Monday, May 21, 2012

Building a Log Home - Book Recommendation

There are thousands upon thousands of questions that crop up when you are building your log home. We are always available to answer any questions that may arise either through email or by phone 250-791-6683. One handy tool we have discovered is a book called The Illustrated Guide to Log Home Construction - From Log Shell to Finished Home. 

We are always quick to recommend this book to our clients. Here is the description as well as some reviews and some information about the author:

Book Description

Publication Date: July 12, 2010

This very unique book focuses exclusively on converting the log home shell into a finished log home. There is no other book like this on the market today! It is a must-have "how-to" guide for log home builders, general contractors who finish log homes, designers and architects, students and do-it yourself log building enthusiasts. It covers detailed provisions right from the foundations to ensure that the sill log will be tightly sealed, all the way to the installation of kitchen cabinets in a manner that will allow the logs to settle without damaging the cabinetry. Each chapter of this book depicts one aspect of the log home finishing process and provides several options using a diverse selection of techniques and products available today. Three dimensional color drawings depict the placement of sealants e.g., gaskets, wind-proofing membranes and vapor barriers, and explicitly show how to use and install them so that they effectively perform their function.


This book is a giant step towards demystifying the process of turning a log shell into an outstanding dream home. Wayne Sparshu, Spar-Log Homes Inc., Alberta, Canada --Personal correspondence

Log Homes are everyone's dream home. Building with logs is truly an art and a science. This essential guide details the necessary provisions to complete the dream and avoid the nightmares of guesswork. Robert Savignac, Arbor Vitae Log Craft, British Columbia, Canada --Personal correspondence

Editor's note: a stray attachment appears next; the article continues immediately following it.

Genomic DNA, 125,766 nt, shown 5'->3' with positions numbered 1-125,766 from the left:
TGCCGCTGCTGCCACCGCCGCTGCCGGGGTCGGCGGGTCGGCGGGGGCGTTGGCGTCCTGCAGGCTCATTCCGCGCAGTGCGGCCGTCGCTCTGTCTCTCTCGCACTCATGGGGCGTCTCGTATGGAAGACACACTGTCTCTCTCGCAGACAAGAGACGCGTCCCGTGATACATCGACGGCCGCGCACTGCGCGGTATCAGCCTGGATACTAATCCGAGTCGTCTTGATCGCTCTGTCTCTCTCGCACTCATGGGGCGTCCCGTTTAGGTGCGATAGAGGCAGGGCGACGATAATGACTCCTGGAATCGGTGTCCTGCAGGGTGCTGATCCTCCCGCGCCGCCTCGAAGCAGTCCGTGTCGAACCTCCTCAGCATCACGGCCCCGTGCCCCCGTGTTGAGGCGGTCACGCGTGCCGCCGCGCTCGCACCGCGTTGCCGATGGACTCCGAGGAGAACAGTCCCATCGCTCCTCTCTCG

This book promotes the observation and understanding of the separate parts of the building process puzzle. It provides creative common sense solutions that have evolved through the open sharing of ideas by a network of focused log building professionals. The result yields enduring end-user satisfaction, creating more work for all. Donald L. Breimhurst, Home Field Advantage Ltd., Pennsylvania, USA --Personal correspondence

About the Author

Dalibor Houdek was introduced to log building construction at the Pat Wolfe Log Building School in Ontario in 1993. In the following year, he received his engineering degree in timber construction and started his own log and timber frame building company. Subsequently, he earned a Ph.D. for his work on the fire performance of handcrafted log walls.

Since joining Forintek Canada Corp., now known as FPInnovations , Houdek has assisted dozens of log building companies with improving product performance and increasing productivity in the log building yard. He is an active member of the International Log Builders' Association where he also served as a Director, and a Vice President.

He has co-authored two other books on round log construction, and frequently presents on log and timber construction throughout North America and Europe.